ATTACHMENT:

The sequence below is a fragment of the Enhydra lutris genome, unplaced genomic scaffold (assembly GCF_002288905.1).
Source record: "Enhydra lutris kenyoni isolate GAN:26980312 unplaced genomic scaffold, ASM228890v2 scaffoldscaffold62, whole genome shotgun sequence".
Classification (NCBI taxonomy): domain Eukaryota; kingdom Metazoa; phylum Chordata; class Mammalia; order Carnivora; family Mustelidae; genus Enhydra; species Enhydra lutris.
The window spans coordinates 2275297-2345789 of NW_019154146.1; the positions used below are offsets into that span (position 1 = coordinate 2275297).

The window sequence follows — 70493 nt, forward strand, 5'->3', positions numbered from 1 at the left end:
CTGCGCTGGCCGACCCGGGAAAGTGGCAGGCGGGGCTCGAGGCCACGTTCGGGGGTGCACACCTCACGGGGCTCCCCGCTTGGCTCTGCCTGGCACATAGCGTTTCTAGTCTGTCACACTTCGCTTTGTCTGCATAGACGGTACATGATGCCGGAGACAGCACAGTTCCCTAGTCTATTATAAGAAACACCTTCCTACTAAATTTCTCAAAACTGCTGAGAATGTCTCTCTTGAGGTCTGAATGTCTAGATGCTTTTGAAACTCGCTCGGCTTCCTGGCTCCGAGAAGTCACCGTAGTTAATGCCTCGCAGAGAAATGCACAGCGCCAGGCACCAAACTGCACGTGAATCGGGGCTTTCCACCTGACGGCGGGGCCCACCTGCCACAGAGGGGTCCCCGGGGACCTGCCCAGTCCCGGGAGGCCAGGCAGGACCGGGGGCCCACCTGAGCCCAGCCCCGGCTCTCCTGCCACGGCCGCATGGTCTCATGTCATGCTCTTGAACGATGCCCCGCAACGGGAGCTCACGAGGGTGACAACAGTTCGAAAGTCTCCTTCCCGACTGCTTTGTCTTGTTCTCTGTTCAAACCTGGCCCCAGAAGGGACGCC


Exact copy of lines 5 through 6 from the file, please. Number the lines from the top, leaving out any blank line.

The window sequence follows — 70493 nt, forward strand, 5'->3', positions numbered from 1 at the left end:
CTGCGCTGGCCGACCCGGGAAAGTGGCAGGCGGGGCTCGAGGCCACGTTCGGGGGTGCACACCTCACGGGGCTCCCCGCTTGGCTCTGCCTGGCACATAGCGTTTCTAGTCTGTCACACTTCGCTTTGTCTGCATAGACGGTACATGATGCCGGAGACAGCACAGTTCCCTAGTCTATTATAAGAAACACCTTCCTACTAAATTTCTCAAAACTGCTGAGAATGTCTCTCTTGAGGTCTGAATGTCTAGATGCTTTTGAAACTCGCTCGGCTTCCTGGCTCCGAGAAGTCACCGTAGTTAATGCCTCGCAGAGAAATGCACAGCGCCAGGCACCAAACTGCACGTGAATCGGGGCTTTCCACCTGACGGCGGGGCCCACCTGCCACAGAGGGGTCCCCGGGGACCTGCCCAGTCCCGGGAGGCCAGGCAGGACCGGGGGCCCACCTGAGCCCAGCCCCGGCTCTCCTGCCACGGCCGCATGGTCTCATGTCATGCTCTTGAACGATGCCCCGCAACGGGAGCTCACGAGGGTGACAACAGTTCGAAAGTCTCCTTCCCGACTGCTTTGTCTTGTTCTCTGTTCAAACCTGGCCCCAGAAGGGACGCC